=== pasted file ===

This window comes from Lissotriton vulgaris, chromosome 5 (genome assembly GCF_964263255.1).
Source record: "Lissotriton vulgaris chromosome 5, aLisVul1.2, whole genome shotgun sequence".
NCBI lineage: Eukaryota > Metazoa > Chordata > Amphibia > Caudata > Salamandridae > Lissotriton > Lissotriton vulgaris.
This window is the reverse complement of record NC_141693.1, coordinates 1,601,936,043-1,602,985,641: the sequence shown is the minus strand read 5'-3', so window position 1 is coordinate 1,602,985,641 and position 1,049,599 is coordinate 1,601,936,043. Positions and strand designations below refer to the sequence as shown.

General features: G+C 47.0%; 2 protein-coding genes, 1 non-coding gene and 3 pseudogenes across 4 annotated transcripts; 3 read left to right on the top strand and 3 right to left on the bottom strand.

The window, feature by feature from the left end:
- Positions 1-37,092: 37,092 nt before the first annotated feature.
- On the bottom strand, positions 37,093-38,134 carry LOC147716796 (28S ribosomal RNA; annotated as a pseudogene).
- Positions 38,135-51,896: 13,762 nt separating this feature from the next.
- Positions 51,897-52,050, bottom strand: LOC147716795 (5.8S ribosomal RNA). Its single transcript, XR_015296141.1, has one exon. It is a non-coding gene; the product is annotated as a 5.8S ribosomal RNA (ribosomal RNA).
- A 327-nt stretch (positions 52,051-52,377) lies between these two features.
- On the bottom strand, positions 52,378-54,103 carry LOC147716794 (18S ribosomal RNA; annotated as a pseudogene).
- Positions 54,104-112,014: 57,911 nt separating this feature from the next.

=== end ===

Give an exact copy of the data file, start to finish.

This window comes from Lissotriton vulgaris, chromosome 5 (genome assembly GCF_964263255.1).
Source record: "Lissotriton vulgaris chromosome 5, aLisVul1.2, whole genome shotgun sequence".
NCBI lineage: Eukaryota > Metazoa > Chordata > Amphibia > Caudata > Salamandridae > Lissotriton > Lissotriton vulgaris.
This window is the reverse complement of record NC_141693.1, coordinates 1,601,936,043-1,602,985,641: the sequence shown is the minus strand read 5'-3', so window position 1 is coordinate 1,602,985,641 and position 1,049,599 is coordinate 1,601,936,043. Positions and strand designations below refer to the sequence as shown.

General features: G+C 47.0%; 2 protein-coding genes, 1 non-coding gene and 3 pseudogenes across 4 annotated transcripts; 3 read left to right on the top strand and 3 right to left on the bottom strand.

The window, feature by feature from the left end:
- Positions 1-37,092: 37,092 nt before the first annotated feature.
- On the bottom strand, positions 37,093-38,134 carry LOC147716796 (28S ribosomal RNA; annotated as a pseudogene).
- Positions 38,135-51,896: 13,762 nt separating this feature from the next.
- Positions 51,897-52,050, bottom strand: LOC147716795 (5.8S ribosomal RNA). Its single transcript, XR_015296141.1, has one exon. It is a non-coding gene; the product is annotated as a 5.8S ribosomal RNA (ribosomal RNA).
- A 327-nt stretch (positions 52,051-52,377) lies between these two features.
- On the bottom strand, positions 52,378-54,103 carry LOC147716794 (18S ribosomal RNA; annotated as a pseudogene).
- Positions 54,104-112,014: 57,911 nt separating this feature from the next.